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Proj Name: Microsoft M365 Try Page Experimentation

Date: 05/06/22 - 05/10/22

Platform: Web Browser

Key Performance Metric: Conversion for trial sign up and subscription purchases

Metholodology: Prototype testing

Role: UX Designer

Microsoft M365 Experiment

The Problem

Microsoft needed to increase the number of users subscribing to M365 Office Suites. This could be accomplished through adding an additional component to the page.


Microsoft has been pioneering new technologies since the 20th century. During my time with the Microsoft e-commerce team, I handled several projects, including the improvement of the “M365 Try page”. Our intention was to add a component that increased the rate of users who would sign up for the trial version of M365 and ultimately, register for one of three subscription accounts (Personal, Family, and Enterprise).

After consulting with stakeholders, we decided to conduct an experiment with a sticky bar that allows the user to have the option to sign up for a free trial throughout their journey on the page. At the time of this experiment, there were only 2 CTA’s allowing users to do this located at the top and bottom of the page. The hypothesis was if users can access the CTAs throughout the scrolling journey it would increase the conversion rate of signups for the trial and subscriptions. 

The Users

Three distinct user personas were considered during the design of the Microsoft M365 Try page experiment. Alex, a creative graphic designer, seeks to explore new ways to boost creativity and workflow. Sarah, a busy marketing manager, requires a time-efficient and hassle-free trial sign-up to assess M365's potential for team collaboration. John, the security-conscious IT director, prioritizes data protection and seeks trustworthy options. Taking these user personas into account, the experiment's design aimed to create a sticky bar with clear CTAs, transparent trial information, and consistent color choices. With the users needs in mind, the design team moved forward with generating designs that would address the user needs.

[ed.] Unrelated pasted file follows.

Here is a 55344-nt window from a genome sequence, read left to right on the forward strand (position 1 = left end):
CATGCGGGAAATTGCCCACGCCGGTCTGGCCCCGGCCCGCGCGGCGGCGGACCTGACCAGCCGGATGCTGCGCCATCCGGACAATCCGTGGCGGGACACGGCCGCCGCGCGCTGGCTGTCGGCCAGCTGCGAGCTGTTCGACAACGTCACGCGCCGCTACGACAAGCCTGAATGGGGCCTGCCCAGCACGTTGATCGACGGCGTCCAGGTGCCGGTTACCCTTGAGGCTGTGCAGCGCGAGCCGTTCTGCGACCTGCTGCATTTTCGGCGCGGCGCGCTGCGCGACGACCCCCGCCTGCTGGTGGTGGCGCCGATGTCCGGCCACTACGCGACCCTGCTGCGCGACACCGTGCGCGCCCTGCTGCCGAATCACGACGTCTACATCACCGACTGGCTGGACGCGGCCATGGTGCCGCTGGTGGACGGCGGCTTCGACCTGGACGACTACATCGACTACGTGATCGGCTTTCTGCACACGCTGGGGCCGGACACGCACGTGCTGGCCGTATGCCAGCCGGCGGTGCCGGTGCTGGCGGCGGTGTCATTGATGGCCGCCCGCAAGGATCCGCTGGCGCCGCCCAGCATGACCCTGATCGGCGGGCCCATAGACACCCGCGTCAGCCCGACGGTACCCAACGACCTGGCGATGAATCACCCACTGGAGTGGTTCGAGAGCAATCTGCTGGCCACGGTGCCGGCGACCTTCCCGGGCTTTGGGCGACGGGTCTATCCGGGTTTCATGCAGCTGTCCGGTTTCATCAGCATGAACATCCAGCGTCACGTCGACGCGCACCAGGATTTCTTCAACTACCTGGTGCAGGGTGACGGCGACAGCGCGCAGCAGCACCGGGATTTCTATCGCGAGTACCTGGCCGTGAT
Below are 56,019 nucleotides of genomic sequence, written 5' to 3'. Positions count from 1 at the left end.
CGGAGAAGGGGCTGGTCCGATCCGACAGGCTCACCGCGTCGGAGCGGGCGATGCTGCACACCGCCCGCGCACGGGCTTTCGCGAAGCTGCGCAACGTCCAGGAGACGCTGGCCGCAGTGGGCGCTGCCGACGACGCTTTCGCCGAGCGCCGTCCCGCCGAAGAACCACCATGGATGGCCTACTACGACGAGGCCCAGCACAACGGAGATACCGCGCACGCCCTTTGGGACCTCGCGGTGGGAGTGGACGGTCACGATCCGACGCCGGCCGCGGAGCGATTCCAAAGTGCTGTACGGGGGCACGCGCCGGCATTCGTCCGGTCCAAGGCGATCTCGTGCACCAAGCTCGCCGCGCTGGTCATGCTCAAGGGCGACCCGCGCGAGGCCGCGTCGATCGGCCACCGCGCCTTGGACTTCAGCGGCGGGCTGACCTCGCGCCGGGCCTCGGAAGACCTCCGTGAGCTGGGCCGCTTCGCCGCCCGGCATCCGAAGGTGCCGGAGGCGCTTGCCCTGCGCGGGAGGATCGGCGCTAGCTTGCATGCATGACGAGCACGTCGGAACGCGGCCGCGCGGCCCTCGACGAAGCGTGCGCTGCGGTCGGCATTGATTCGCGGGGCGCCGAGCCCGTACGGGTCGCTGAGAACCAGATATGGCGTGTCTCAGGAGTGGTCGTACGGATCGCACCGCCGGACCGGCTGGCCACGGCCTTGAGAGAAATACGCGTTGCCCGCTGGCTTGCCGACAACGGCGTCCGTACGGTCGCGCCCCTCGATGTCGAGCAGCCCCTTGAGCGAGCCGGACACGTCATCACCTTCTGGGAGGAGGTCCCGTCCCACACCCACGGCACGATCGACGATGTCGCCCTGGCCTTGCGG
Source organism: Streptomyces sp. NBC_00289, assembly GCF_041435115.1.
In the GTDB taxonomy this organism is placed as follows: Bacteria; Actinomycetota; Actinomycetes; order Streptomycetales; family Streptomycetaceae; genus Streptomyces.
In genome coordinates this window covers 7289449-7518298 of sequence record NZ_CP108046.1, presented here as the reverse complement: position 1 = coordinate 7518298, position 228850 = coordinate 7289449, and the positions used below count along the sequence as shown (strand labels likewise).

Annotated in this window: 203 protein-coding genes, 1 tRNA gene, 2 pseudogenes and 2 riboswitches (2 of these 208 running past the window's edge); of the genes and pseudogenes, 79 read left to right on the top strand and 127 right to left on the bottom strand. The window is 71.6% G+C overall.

Colin Curley Experiment User1.png
Colin Curley Experiment User2.png
Colin Curley Experiment User3.png

Using the established style system, I created a sticky bar that would be added to the bottom of the browser window. In doing so, the bar would be more noticeable instead of only being attached to the navigation of the page. This allows the user to have their cursor closer to the component as they move through the page. Through collaboration with the copy writer and lead designer, we developed a sticky bar that highlights the benefit of trying M365’s latest applications and the option to complete a subscription purchase.


The copy for sticky bar was discussed in detail during the review sessions with design leads and stakeholders, ultimately landing on “Try Microsoft M365 for free and get the latest apps” while standardizing the CTA’s language with what is currently on the live site. By emphasizing the duration of the trial, the CTA exercised transparency to the user, clearly indicating where it would lead them and the value of the 1-month trial. We also standardized the CTA’s in the sticky bar by using the same primary blue color attributed to the CTA’s placed throughout the main page.


This addition to the page significantly impacted the conversion rates. The page experienced an increase in trial subscriptions in both personal (6.2%) and monthly (4.4%) subscriptions. Based on the results of this experiment it was recommended that the variation of the page is published and further iterated on.

Were I to continue working on this page, I would like to further test CTA placement, copywriting, and color. By exploring these factors, we would achieve a deeper understanding of how this component could be utilized on other pages for similar goals.

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